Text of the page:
Entry 8: Kids In The Closet: Monday July 18
A new work week. My first full one at Resurrection. I cornered Larter this morning and asked him about the playground. He acted like he didn’t know anything about it.
“I’ve only been here five years myself. And I’m not sure how much property the church owns back in those woods. The playground you found could belong to the city.” He went on to tell me that on my downtime I could read up on the church’s history in the library. “You do have the key, you know. There are a lot of records in there.” And as I was walking off to get to work, he thought of something else. “There is a woman who serves as unofficial historian of the church. Her family has been involved here since the early 1900’s, I believe. I could give you her phone number if you’d like to talk to her.”
I told him that would be good. Then I thought of something else I wanted to ask him. “Hey, remember that stray dog that hangs around?”
He chuckled. “Thorn in my side. That dog has been running around here for as long as I’ve been a member. He doesn’t seem to bother anyone, though. Just gets into stuff. I don’t think he bites or anything.”
“Thanks, I needed to hear that. I usually don’t like dogs, but he seems okay. I was just concerned, that’s all.”
“Oh yes, well, he’s fine, I think. Nothing to worry about.”
I nodded. “I guess I better get to working then.”
“I’ll bring you Mrs. Shiflett’s phone number before I leave. You’ll like her.” He grinned as if there was a private joke in there somewhere. I almost asked him what it was.
It was late in the afternoon when I heard the kids overhead again, just like the other day. I was fixing some mop water, when I heard the running in the hall upstairs. I went to check it out.
As I reached the top of the stairs, I could not only hear their shuffling feet, but their voices as well. There was a girlish giggle coupled with a boy’s laughter. When I entered the hall, I saw them right away. They were at the other end of the corridor, a young boy playfully chasing a girl around the far corner and out of my sight.
“Hey,” I yelled. “You kids aren’t supposed to be up here.” I could hear their giggles. I walked down the hall and rounded the corner, expecting to run right into them from the sound of it. But they weren’t there. The hallway was empty. “Okay, ya’ll come out now. You need to play outside, not up here.”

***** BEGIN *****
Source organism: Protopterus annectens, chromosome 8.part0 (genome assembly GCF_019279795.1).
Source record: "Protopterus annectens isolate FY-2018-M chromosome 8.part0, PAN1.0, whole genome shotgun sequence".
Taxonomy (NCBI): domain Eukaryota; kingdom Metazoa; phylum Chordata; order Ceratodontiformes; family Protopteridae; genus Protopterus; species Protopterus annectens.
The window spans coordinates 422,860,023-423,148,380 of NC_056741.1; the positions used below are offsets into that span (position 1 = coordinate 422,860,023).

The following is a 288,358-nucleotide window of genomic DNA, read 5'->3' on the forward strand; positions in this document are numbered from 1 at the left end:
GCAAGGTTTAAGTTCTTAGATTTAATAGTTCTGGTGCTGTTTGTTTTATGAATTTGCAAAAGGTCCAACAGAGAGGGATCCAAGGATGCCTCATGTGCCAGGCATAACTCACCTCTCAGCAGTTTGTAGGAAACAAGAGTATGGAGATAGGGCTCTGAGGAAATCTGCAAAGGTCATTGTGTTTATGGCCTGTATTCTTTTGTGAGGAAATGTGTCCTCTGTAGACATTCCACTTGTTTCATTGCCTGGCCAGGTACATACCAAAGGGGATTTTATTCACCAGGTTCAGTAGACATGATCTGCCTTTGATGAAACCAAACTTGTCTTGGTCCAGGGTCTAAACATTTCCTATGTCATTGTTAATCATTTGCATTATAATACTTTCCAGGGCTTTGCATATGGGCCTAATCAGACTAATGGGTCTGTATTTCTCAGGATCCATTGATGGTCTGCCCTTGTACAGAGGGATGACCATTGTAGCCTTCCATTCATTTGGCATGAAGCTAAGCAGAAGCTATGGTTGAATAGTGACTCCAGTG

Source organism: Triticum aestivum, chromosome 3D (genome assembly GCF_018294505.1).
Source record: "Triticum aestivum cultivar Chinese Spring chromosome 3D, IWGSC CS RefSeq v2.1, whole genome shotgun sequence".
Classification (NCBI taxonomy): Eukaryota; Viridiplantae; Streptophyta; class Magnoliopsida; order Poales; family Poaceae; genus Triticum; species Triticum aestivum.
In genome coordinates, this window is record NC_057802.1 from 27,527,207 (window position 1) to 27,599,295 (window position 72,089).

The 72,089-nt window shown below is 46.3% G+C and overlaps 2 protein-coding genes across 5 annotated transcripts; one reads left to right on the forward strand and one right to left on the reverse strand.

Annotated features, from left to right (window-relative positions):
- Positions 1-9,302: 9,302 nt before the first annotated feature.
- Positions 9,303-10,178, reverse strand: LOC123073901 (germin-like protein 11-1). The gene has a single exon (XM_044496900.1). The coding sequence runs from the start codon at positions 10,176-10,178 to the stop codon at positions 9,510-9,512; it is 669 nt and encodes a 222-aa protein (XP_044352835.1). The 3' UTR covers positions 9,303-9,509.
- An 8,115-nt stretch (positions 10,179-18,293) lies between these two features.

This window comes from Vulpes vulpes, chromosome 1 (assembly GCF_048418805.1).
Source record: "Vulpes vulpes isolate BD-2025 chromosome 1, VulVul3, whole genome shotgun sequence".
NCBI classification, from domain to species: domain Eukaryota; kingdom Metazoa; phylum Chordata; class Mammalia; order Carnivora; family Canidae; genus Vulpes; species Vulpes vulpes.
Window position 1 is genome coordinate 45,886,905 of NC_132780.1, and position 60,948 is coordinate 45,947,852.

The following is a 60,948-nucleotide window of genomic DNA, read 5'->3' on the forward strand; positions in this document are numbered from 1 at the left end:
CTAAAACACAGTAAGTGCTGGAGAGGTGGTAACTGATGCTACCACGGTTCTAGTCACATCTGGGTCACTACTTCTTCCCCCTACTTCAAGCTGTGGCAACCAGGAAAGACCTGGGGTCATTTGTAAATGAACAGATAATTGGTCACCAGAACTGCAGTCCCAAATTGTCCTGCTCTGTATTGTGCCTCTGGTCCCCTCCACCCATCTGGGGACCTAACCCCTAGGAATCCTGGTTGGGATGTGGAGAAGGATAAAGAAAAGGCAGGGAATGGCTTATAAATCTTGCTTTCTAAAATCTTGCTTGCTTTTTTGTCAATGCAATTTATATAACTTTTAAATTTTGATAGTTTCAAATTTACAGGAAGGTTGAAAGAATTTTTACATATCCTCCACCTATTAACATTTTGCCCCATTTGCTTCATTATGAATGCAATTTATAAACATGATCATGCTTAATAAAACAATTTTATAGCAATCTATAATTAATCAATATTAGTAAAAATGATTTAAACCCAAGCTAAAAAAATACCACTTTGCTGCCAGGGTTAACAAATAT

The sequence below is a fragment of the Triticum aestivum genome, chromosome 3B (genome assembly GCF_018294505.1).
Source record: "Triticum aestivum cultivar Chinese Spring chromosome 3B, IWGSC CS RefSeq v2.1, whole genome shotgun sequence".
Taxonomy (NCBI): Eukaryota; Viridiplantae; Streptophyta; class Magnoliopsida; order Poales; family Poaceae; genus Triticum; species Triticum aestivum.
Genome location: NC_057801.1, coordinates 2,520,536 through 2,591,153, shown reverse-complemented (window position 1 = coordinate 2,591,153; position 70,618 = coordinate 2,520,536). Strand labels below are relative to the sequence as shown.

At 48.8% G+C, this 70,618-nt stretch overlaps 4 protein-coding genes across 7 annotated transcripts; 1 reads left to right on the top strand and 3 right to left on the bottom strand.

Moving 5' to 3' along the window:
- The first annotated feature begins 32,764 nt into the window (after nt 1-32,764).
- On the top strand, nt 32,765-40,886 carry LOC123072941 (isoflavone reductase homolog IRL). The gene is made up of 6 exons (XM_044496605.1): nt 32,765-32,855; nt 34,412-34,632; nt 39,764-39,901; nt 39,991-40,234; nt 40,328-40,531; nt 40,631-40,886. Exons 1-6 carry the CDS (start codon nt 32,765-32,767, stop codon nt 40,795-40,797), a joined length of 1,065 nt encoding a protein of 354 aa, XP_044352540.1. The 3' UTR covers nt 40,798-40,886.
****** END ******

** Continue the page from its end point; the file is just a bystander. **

I heard another giggle, this time followed by a “shhh”, and it was coming from one of the rooms. I headed towards the sound and threw open the door.
It was a recreation room. There was a pool table in the center, a dart board on one wall, shuffleboard on the floor, and boxes of board games set against an old piano that looked like it had seen its better days. There were other smaller rooms branching off from this one, but I could see no one.
“Okay, I know you are in here. Come on out and let’s all go downstairs. You won’t be in any trouble.”
I checked the rooms. They were set up like classrooms. But they were empty. I was alone. And then I heard something. It was the sound of something falling over, like a box or other object. It had come from behind a windowless door in the corner. I walked over and grabbed the doorknob. It was warm. I turned it and yanked the door open.
It was a closet. Boxes were stacked up inside. Church robes and jackets hung on hangers. But no kids. I looked behind and all around me. I was fairly certain those kids couldn’t have got past me, but maybe they had.
I got ready to close the closet door when I noticed something on the floor right beside a box of cobwebbed hymn books. I reached down and picked it up. It was a small silver chain, an anklet with a heart. I turned the charm over in my hand. On one side was engraved the letters, “MM”.
When I went back downstairs, I looked for Larter to tell him I thought some kids had been upstairs again. I didn’t find him, so I pocketed the anklet and got back to work.
Now as I sit and write this, the anklet is here on the table before me. I think tomorrow if I get a chance, I’ll look in the church records and see if “MM” is a member. Then I can return the anklet and tell them politely not to be playing upstairs anymore unless there is a church activity going on.
The pastor’s words come back to me. “They should be playing in the playground.” And I wonder for just a minute, does “MM’ ever play there? But I’m too tired to think anymore. It’s been a long day.
Donna is in bed, sleeping peacefully. I should be in there with her instead of writing about mischievous kids and hidden playgrounds…
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“Resurrection Diaries” by Paul D Aronson.
Original text copyright 2007.
10th Anniversary Edition 2017. All Rights Reserved.